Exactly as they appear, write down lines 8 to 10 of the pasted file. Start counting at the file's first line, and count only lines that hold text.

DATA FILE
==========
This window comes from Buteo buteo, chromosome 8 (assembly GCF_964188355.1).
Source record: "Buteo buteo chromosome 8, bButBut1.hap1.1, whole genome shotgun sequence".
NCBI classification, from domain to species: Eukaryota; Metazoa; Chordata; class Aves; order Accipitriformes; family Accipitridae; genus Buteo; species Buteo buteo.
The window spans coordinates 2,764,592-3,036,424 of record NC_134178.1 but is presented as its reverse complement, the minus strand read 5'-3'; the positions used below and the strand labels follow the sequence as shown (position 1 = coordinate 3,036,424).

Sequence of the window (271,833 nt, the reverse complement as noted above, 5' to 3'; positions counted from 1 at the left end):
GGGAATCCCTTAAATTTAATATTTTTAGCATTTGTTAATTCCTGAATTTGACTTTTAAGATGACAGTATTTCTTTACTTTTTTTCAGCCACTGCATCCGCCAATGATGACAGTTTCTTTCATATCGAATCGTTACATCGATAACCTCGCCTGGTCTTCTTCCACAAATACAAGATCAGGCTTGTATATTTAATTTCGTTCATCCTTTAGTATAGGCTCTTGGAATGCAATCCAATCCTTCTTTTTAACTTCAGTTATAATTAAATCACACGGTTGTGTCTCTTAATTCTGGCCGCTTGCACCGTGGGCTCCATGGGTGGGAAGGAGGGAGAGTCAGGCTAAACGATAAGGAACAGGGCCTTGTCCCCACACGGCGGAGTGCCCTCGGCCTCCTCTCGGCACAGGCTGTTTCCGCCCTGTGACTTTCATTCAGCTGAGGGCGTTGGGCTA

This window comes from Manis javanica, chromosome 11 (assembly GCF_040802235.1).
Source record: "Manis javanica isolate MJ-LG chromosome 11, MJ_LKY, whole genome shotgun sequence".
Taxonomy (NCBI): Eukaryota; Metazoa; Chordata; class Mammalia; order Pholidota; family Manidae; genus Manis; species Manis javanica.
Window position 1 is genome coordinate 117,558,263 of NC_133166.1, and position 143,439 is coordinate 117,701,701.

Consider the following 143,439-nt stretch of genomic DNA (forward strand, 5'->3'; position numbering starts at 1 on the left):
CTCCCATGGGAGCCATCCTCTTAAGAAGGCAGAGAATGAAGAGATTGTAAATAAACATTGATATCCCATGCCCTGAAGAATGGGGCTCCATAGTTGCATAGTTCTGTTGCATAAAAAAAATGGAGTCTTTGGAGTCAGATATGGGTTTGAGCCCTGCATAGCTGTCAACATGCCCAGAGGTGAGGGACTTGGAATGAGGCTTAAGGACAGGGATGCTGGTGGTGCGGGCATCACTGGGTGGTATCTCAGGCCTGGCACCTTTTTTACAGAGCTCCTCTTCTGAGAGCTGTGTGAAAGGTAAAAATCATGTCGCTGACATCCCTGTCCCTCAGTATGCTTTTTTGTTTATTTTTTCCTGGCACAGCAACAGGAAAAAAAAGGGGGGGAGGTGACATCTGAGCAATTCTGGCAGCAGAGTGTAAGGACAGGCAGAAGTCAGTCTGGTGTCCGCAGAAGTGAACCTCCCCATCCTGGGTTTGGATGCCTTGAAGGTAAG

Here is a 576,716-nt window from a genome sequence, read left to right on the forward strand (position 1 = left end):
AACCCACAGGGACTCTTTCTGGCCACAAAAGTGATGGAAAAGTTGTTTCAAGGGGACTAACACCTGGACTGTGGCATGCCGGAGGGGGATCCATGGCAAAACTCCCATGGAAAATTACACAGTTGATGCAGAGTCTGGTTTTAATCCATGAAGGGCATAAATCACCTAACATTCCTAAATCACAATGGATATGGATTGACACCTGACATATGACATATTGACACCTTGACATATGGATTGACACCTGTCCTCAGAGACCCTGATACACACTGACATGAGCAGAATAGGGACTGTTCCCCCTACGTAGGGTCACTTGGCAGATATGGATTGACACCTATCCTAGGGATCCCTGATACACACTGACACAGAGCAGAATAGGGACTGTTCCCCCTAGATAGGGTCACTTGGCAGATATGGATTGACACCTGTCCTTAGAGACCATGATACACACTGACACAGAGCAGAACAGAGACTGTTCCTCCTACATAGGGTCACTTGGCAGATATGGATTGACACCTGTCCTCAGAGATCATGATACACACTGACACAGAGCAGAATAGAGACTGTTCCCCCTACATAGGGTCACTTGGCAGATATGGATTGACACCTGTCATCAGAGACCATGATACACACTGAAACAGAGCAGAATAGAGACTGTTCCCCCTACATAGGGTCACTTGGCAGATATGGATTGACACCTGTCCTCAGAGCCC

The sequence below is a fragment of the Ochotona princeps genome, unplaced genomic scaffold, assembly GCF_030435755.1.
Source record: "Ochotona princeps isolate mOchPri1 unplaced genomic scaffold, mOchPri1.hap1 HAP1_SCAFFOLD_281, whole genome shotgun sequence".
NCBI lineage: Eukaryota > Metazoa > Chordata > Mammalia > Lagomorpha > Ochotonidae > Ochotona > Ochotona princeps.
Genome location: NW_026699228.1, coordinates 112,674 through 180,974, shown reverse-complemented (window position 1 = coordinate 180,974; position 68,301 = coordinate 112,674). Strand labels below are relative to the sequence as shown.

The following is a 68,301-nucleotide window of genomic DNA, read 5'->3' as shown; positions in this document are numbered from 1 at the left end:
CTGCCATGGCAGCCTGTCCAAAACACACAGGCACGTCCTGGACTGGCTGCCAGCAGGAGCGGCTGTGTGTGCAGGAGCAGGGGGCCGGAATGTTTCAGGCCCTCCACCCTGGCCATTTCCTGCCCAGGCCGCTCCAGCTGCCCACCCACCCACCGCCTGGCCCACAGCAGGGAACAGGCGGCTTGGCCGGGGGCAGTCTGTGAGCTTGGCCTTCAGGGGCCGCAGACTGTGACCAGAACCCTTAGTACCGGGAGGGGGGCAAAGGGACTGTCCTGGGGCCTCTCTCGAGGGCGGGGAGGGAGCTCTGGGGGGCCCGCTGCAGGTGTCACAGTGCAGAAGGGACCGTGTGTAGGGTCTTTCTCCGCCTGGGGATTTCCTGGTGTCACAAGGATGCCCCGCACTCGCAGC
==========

Source record: "Manis javanica isolate MJ-LG chromosome 11, MJ_LKY, whole genome shotgun sequence".
Taxonomy (NCBI): Eukaryota; Metazoa; Chordata; class Mammalia; order Pholidota; family Manidae; genus Manis; species Manis javanica.
Window position 1 is genome coordinate 117,558,263 of NC_133166.1, and position 143,439 is coordinate 117,701,701.